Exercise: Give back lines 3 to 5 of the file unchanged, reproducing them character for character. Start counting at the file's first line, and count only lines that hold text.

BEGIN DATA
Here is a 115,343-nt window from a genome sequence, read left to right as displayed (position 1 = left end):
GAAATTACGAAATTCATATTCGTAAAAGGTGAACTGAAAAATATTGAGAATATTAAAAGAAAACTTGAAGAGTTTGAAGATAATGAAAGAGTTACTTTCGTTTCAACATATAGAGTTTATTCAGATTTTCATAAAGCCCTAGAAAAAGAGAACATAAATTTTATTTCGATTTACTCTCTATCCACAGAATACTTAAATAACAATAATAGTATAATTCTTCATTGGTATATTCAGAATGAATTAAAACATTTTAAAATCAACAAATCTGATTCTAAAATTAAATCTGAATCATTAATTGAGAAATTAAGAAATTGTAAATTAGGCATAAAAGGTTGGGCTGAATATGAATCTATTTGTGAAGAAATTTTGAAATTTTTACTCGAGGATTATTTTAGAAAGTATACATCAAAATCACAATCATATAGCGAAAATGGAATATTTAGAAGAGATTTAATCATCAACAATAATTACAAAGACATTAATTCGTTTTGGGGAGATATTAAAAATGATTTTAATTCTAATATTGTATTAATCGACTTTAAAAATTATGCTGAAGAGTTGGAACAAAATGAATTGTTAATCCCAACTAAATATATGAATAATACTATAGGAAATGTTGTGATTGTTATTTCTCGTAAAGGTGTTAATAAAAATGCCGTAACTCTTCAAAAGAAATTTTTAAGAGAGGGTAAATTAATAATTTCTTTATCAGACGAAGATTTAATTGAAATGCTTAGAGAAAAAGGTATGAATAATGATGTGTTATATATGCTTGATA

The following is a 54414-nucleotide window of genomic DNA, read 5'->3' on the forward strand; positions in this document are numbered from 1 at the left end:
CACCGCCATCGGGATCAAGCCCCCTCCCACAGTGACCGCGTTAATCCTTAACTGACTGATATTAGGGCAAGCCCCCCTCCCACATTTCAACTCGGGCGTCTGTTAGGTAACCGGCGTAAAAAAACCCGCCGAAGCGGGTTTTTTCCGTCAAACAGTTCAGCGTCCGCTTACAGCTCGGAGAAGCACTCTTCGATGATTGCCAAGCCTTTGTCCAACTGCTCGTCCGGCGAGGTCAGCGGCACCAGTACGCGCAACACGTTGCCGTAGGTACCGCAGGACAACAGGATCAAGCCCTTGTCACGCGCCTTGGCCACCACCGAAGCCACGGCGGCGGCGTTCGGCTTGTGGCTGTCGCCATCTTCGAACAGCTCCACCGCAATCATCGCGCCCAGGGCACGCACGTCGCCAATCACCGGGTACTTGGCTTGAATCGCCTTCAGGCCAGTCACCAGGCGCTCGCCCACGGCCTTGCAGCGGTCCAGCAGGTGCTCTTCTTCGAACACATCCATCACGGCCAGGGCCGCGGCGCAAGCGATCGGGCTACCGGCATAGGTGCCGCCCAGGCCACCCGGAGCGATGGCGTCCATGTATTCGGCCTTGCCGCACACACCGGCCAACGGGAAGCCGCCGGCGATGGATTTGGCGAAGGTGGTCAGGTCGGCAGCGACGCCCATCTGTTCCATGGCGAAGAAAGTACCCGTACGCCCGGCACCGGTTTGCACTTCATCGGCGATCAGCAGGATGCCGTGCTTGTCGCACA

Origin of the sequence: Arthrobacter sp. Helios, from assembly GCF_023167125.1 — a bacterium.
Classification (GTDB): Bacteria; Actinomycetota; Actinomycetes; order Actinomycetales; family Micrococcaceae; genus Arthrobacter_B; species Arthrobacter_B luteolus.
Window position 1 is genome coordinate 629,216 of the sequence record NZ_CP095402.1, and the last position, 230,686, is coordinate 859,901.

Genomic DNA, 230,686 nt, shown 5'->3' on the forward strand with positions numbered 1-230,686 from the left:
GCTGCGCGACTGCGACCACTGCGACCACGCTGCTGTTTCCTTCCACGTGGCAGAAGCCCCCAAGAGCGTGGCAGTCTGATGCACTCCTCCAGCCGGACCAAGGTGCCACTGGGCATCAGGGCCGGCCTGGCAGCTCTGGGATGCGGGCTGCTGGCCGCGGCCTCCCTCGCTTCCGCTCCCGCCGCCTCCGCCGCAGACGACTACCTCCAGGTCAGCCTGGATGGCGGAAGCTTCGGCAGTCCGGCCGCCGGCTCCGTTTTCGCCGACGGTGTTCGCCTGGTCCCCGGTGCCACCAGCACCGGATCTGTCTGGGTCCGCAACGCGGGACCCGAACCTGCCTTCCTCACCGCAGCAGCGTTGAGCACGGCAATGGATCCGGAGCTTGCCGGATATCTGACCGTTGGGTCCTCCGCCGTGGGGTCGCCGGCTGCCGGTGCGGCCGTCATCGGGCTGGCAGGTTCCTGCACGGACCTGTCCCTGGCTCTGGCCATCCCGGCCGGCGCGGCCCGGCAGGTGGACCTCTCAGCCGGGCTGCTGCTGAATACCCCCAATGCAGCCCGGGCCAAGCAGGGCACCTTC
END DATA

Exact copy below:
The following is a 54414-nucleotide window of genomic DNA, read 5'->3' on the forward strand; positions in this document are numbered from 1 at the left end:
CACCGCCATCGGGATCAAGCCCCCTCCCACAGTGACCGCGTTAATCCTTAACTGACTGATATTAGGGCAAGCCCCCCTCCCACATTTCAACTCGGGCGTCTGTTAGGTAACCGGCGTAAAAAAACCCGCCGAAGCGGGTTTTTTCCGTCAAACAGTTCAGCGTCCGCTTACAGCTCGGAGAAGCACTCTTCGATGATTGCCAAGCCTTTGTCCAACTGCTCGTCCGGCGAGGTCAGCGGCACCAGTACGCGCAACACGTTGCCGTAGGTACCGCAGGACAACAGGATCAAGCCCTTGTCACGCGCCTTGGCCACCACCGAAGCCACGGCGGCGGCGTTCGGCTTGTGGCTGTCGCCATCTTCGAACAGCTCCACCGCAATCATCGCGCCCAGGGCACGCACGTCGCCAATCACCGGGTACTTGGCTTGAATCGCCTTCAGGCCAGTCACCAGGCGCTCGCCCACGGCCTTGCAGCGGTCCAGCAGGTGCTCTTCTTCGAACACATCCATCACGGCCAGGGCCGCGGCGCAAGCGATCGGGCTACCGGCATAGGTGCCGCCCAGGCCACCCGGAGCGATGGCGTCCATGTATTCGGCCTTGCCGCACACACCGGCCAACGGGAAGCCGCCGGCGATGGATTTGGCGAAGGTGGTCAGGTCGGCAGCGACGCCCATCTGTTCCATGGCGAAGAAAGTACCCGTACGCCCGGCACCGGTTTGCACTTCATCGGCGATCAGCAGGATGCCGTGCTTGTCGCACA

Origin of the sequence: Arthrobacter sp. Helios, from assembly GCF_023167125.1 — a bacterium.